The sole defendant in the court investigation into the so-called “Julen case,” a man named David Serrano, will not be going to prison for his role in the death of the Spanish toddler. In a court hearing today that lasted just 30 minutes, Serrano, the owner of the land where Julen Roselló fell into a borehole last January, sparking a massive rescue effort, was given a suspended jail sentence of one year and ordered to pay €180,000 in compensation to the parents of the two year old, Victoria García and José Roselló.
Serrano admitted his guilt for the tragic accident that cost the life of Julen
The two sides in the case had reached an agreement before the hearing began on Tuesday in a Málaga courthouse, in southern Spain. Serrano has been ordered to pay €663,982.45 to the Andalusian regional government to cover the cost of the attempted rescue. Serrano also admitted his guilt for the tragic accident that cost the life of Julen.
The two-year-old fell into the 25-centimeter-wide borehole on January 13, 2019 at around 2pm. The hole was 110 meters deep. Once the alarm was raised, a massive rescue operation swung into action, lasting 13 days and involving more than 300 people – ranging from Civil Guard officers to specialized engineers. The operation concluded when a team of miners found the lifeless body of the child around 70 meters down the hole in the early hours of January 26. An autopsy revealed he had died during the fall.
After the court proceedings concluded on Tuesday, Julen’s father, José, was clearly hurt but relieved. “I’ll never be satisfied,” he told reporters. Tragically, the couple had lost another child, Oliver, several years earlier from a sudden heart attack when he was aged three.
I want to ask the parents for forgiveness for the damage done
Defendant David Serrano
The court ruling found that the offense of negligent manslaughter had been proved, but both the public prosecutor and the private prosecution – brought by the child’s parents – agreed to limit the sentence to just a year due to two extenuating circumstances. The first is that Serrano has already paid the amount of €25,000 of the total €180,000 to Julen’s parents – the rest will be paid in monthly quotas of €50 each. The second is that he has admitted to the facts of the case.
“I want to ask the parents for forgiveness for the damage done,” Serrano said. “At no time did I want anything to happen to the child.” The two sides have also agreed not to file an appeal against the sentence.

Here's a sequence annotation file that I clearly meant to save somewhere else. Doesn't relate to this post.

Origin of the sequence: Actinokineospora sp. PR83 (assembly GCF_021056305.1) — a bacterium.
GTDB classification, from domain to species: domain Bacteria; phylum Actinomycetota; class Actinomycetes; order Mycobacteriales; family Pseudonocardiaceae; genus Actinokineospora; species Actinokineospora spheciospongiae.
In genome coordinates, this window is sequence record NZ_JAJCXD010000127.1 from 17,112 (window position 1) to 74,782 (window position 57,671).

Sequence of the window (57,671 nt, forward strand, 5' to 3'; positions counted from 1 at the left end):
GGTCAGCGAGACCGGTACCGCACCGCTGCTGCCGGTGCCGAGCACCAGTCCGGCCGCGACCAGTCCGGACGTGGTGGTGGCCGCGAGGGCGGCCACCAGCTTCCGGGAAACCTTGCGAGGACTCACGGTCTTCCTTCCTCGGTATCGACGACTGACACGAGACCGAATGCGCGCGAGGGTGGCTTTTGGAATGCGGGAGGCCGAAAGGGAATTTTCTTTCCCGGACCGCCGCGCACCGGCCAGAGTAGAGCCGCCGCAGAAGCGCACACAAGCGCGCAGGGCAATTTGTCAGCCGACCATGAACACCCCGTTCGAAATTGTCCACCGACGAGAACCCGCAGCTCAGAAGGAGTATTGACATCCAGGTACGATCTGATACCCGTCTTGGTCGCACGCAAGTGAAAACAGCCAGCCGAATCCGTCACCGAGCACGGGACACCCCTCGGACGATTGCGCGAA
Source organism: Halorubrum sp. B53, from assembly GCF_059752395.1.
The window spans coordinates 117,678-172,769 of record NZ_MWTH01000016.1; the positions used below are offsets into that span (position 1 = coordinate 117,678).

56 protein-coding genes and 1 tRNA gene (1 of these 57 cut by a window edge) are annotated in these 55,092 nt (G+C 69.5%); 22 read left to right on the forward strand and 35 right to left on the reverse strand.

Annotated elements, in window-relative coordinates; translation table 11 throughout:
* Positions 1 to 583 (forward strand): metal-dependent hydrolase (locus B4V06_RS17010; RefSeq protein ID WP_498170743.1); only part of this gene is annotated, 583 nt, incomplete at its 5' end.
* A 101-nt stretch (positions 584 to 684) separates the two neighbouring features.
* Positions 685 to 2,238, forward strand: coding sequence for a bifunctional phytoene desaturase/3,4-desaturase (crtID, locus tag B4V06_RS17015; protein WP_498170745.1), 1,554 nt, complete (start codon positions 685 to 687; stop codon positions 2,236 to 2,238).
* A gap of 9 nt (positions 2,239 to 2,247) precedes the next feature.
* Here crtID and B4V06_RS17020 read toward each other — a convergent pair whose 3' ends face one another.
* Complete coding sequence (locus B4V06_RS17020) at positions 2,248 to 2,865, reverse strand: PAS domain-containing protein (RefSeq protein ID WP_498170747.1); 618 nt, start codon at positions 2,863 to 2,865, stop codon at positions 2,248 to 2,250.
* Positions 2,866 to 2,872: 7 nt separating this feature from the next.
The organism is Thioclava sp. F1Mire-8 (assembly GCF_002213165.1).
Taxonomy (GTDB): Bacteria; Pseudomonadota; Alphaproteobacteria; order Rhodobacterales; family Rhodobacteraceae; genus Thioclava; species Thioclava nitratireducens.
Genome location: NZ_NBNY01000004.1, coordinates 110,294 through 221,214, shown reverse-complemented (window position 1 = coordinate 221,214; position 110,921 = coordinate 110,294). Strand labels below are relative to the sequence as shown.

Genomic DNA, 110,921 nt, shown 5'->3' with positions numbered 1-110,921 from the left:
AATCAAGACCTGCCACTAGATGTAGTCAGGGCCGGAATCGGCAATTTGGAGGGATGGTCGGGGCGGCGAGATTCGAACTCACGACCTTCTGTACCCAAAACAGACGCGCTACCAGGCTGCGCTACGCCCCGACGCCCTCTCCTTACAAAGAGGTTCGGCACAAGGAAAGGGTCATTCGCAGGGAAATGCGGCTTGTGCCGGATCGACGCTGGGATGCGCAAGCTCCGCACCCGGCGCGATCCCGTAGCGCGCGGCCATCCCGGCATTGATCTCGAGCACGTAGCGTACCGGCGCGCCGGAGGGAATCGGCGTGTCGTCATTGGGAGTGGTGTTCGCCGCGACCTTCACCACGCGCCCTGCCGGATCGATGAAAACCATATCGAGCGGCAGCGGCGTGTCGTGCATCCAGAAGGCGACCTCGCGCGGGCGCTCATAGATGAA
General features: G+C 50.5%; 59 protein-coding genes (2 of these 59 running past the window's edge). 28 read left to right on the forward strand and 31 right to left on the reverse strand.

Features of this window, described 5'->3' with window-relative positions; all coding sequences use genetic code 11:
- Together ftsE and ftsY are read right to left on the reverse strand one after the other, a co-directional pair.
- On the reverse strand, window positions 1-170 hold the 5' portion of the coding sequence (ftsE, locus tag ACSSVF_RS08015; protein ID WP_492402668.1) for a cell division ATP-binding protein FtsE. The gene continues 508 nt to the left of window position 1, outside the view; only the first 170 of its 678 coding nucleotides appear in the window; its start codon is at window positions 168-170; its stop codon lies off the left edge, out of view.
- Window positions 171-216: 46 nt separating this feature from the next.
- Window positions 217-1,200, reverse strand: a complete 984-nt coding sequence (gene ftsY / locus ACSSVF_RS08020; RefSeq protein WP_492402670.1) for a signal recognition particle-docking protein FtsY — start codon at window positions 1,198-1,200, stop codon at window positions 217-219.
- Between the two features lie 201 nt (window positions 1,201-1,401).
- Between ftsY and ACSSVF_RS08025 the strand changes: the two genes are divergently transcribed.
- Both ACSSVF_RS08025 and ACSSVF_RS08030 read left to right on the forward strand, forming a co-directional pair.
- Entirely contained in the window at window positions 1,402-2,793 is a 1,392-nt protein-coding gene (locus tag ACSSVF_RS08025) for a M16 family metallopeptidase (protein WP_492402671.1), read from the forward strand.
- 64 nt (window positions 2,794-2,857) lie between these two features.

Under Spanish law, if a defendant has no prior convictions, prison sentences under two years are usually – as in this case – suspended. However, the judge did impose several conditions on that suspension, including a two-year period with no new offenses committed. Serrano will also have to inform the court of any change of residence and employment status, and register with the court every six months.
“I asked for forgiveness from the heart,” said Serrano after the hearing. “I’ve had a great weight lifted from me, although I will always carry it around,” he added.
Serrano’s lawyers had been trying to reach a deal in recent months, but an agreement was only forthcoming in the last phase before the actual trial. The accord was the result of a three-hour conversation between Roselló and Serrano last Thursday.
Serrano’s lawyers admitted that it is highly unlikely that their client will be able to pay the €850,000 in compensation due to the child’s parents and the Andalusian regional government. “He couldn’t pay it over several lifetimes,” stated his lawyer, Antonio Flores, who added that the €25,000 that Serrano had already paid out was a donation from a businessman who preferred to remain anonymous, but who “wanted to avoid the justice system committing an injustice.”
Last fall, Serrano declared bankruptcy, claiming that he had no fixed income nor property, and in the last three years had worked barely 69 days. The judge in charge of the investigative phase of the case seized Serrano’s land in Totalán where the accident happened, but the value covered just a small part of the compensation owed.
The public and private prosecutions had been calling for Serrano to serve three to three-and-a-half years in jail on the charge of negligent manslaughter. This was based on the accusations that he had not warned Julen’s parents about the borehole on his property, and because the hole – drilled in search of water – did not have the proper permissions and was not properly covered up.
In response, Serrano’s defense lawyers first tried to blame Antonio Sánchez, the man who had drilled the hole, for not having respected safety measures. Later, his attorneys blamed the rescue operation for the death of the child, claiming that he had died due to impacts from a pick sent down the borehole in a bid to clear the earth that had accumulated on top of the child’s head. The youngster’s autopsy definitively disproved this theory. Serrano’s defense team also accused Julen’s parents of not having paid attention to their child when on his land.
English version by Simon Hunter.